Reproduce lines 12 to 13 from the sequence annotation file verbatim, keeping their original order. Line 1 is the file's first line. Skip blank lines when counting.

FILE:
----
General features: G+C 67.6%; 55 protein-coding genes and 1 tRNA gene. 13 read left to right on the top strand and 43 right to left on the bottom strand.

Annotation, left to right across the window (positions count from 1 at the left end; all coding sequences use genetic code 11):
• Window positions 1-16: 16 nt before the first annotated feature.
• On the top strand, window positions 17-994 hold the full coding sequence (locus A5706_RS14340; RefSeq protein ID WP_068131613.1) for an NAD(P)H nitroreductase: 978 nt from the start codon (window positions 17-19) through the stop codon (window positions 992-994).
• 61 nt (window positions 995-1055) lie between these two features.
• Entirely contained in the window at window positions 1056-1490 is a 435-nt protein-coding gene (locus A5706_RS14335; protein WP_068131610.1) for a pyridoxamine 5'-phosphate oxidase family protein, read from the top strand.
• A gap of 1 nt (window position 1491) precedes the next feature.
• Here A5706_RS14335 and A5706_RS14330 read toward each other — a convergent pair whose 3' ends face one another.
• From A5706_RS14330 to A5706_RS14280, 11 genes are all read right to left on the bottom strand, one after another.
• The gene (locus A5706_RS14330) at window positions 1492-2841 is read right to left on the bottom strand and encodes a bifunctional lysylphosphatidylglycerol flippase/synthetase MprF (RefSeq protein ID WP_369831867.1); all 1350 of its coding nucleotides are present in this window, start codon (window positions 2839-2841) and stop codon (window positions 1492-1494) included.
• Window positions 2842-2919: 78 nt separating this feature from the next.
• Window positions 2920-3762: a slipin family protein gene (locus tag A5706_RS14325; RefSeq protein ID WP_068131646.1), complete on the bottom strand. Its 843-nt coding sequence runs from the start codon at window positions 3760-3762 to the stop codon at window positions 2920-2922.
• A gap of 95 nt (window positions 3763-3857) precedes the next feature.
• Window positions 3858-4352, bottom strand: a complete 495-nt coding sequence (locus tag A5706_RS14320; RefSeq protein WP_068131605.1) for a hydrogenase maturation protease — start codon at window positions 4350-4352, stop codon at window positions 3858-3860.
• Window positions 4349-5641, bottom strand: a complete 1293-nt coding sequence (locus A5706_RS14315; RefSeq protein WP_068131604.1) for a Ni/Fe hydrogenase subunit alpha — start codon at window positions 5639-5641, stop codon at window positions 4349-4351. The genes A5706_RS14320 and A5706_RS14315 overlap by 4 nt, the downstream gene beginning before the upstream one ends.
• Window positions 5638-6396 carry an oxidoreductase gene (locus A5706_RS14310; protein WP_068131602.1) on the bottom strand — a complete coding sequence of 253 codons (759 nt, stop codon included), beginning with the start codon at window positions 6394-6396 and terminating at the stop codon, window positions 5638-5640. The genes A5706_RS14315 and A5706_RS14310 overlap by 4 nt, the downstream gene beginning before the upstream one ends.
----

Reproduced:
• Window positions 2920-3762: a slipin family protein gene (locus tag A5706_RS14325; RefSeq protein ID WP_068131646.1), complete on the bottom strand. Its 843-nt coding sequence runs from the start codon at window positions 3760-3762 to the stop codon at window positions 2920-2922.
• A gap of 95 nt (window positions 3763-3857) precedes the next feature.